|Marine Benthic Communities play an important role in nutrient recycling.
|Interaction of nutrients and other gases
between the benthos and other organisms in the water column
The conditions of benthic organisms, especially the burrowing forms (infauna), are sessile and therefore, indicative of time-integrated effects of various kinds of environmental stress. Since relatively sessile, the status of well being of Marine Benthic Communities can be used to reflect environmental conditions, e.g., eutrophication, or effects of man-made perturbations, e.g., dredging operations.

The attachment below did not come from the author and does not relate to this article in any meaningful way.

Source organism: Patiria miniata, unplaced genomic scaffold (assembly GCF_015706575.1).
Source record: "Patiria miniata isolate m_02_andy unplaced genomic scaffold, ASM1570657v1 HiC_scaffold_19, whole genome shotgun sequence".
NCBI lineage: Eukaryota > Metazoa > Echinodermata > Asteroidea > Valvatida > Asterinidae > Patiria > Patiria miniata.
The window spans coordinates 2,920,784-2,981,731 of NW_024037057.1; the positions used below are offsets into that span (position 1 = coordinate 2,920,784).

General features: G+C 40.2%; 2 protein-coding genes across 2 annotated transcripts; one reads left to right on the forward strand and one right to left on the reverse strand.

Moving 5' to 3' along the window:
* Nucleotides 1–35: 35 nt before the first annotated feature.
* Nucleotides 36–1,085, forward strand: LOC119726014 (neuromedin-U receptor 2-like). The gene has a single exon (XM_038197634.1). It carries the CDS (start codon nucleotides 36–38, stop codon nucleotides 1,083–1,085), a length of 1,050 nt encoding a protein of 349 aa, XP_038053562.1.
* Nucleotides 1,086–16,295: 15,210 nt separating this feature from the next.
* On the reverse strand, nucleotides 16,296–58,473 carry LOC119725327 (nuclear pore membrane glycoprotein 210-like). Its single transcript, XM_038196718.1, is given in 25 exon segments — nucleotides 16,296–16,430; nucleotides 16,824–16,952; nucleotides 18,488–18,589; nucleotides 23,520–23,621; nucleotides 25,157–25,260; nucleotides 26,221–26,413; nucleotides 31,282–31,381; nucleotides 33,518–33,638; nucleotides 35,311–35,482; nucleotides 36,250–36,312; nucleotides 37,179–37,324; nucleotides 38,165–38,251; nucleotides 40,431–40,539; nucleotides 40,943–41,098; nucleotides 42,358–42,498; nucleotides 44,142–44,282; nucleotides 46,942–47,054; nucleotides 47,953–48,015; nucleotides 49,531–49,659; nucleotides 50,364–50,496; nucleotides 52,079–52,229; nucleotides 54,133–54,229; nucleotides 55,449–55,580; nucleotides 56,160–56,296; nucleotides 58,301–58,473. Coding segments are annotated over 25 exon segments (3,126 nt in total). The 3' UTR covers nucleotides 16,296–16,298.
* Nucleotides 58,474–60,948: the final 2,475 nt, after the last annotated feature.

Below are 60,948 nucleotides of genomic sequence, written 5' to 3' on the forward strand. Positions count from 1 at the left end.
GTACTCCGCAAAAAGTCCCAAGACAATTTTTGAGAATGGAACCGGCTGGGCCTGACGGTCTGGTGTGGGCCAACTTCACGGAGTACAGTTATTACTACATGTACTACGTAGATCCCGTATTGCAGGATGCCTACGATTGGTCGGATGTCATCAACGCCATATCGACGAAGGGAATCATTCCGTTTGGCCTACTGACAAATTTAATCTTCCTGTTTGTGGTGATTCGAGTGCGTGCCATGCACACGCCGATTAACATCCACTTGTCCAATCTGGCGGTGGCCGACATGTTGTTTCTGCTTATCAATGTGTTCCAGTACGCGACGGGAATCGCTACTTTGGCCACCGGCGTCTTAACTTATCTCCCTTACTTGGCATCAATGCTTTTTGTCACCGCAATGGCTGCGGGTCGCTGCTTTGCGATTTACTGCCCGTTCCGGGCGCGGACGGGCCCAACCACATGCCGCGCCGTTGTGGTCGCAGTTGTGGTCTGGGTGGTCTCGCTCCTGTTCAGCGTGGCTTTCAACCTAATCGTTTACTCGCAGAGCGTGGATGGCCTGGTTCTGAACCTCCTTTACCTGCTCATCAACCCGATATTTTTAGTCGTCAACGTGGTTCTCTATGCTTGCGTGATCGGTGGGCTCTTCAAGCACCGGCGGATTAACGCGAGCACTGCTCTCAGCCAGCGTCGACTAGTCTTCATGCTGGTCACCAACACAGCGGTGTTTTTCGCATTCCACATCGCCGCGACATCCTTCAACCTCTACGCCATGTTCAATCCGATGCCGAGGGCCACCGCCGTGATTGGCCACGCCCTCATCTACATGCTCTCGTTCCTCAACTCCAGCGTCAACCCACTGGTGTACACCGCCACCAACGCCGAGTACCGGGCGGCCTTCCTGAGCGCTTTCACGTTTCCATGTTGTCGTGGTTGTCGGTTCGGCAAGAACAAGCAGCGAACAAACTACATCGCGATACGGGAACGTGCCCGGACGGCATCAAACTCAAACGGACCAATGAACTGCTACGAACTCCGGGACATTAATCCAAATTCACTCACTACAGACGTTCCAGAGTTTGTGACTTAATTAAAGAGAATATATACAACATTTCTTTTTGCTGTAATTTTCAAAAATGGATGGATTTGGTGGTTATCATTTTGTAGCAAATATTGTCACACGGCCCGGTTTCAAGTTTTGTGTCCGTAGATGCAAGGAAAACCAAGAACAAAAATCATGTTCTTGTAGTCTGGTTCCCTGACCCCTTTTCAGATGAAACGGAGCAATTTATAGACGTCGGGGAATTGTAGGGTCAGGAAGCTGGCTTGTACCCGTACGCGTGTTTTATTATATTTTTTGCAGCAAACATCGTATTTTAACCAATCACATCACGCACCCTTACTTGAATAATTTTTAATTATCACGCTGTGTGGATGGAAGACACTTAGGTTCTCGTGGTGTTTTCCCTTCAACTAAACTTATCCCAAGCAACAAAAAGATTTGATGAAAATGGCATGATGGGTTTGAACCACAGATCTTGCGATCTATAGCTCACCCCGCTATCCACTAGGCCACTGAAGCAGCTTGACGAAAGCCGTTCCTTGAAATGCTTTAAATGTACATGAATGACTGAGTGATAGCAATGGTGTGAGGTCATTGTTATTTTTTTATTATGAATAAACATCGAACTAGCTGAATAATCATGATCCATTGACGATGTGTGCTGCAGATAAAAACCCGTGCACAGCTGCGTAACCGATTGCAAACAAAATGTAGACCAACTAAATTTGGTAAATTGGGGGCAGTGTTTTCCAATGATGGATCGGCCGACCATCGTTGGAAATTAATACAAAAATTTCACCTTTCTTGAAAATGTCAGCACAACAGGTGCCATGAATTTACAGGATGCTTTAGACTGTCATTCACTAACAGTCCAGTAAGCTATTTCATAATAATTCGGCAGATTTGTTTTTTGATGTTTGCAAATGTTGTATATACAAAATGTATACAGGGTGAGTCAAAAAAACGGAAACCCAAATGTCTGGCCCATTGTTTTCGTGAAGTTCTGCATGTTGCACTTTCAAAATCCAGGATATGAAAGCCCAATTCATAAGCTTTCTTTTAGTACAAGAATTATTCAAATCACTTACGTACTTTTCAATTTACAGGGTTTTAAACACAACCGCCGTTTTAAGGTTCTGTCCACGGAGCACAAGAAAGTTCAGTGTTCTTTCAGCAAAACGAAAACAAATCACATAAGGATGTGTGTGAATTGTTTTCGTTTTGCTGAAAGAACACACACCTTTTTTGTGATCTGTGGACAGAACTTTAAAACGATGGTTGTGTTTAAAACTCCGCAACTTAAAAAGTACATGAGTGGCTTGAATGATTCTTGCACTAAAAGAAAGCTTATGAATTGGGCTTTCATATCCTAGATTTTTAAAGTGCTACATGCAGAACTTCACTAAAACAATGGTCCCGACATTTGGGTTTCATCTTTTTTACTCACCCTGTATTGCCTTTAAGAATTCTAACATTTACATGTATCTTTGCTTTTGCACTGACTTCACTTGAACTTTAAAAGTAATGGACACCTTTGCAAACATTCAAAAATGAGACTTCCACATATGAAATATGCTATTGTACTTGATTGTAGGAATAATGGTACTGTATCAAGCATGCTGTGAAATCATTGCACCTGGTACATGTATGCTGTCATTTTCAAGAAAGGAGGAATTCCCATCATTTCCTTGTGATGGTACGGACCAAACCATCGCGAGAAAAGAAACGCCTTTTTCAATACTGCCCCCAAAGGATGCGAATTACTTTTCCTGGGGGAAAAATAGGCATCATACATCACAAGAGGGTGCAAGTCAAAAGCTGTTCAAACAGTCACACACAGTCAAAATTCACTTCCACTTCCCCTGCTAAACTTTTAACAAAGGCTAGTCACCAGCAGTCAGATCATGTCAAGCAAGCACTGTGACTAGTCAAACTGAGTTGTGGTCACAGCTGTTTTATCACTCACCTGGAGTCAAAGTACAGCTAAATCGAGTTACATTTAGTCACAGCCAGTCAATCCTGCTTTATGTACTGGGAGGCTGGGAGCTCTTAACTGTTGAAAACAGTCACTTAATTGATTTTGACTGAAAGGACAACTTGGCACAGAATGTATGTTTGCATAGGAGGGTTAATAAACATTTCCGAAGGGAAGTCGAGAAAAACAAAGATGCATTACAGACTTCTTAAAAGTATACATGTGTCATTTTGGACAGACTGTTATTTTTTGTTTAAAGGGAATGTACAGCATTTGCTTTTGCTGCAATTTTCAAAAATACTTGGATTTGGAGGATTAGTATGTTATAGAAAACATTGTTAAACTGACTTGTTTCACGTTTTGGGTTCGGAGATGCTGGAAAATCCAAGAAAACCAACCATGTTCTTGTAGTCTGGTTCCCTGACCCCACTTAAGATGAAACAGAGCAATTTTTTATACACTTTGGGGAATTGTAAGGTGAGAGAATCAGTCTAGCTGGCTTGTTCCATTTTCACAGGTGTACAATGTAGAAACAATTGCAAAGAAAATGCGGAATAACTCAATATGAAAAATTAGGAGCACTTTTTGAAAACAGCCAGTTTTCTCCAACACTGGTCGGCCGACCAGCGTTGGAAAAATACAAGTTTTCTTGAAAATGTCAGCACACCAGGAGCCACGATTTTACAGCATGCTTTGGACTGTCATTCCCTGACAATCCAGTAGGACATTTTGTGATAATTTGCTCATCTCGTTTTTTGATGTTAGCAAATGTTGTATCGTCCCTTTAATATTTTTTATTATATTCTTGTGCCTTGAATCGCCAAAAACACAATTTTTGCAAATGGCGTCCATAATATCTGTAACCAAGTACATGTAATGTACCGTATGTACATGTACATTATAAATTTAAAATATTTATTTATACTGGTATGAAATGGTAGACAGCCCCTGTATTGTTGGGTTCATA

Soft sediments support a wide range of community types and standing crops, and have long been recognized as valuable feeding areas as they are major food source for demersal fisheries.
Some of the benthic species are unique and of particular conservation value. The cephalochordate Branchiostoma belcheri (Amphioxidae) found in sandy seabed in Hong Kong, for example, is regarded as a living fossil link in the evolution of marine invertebrates to vertebrates.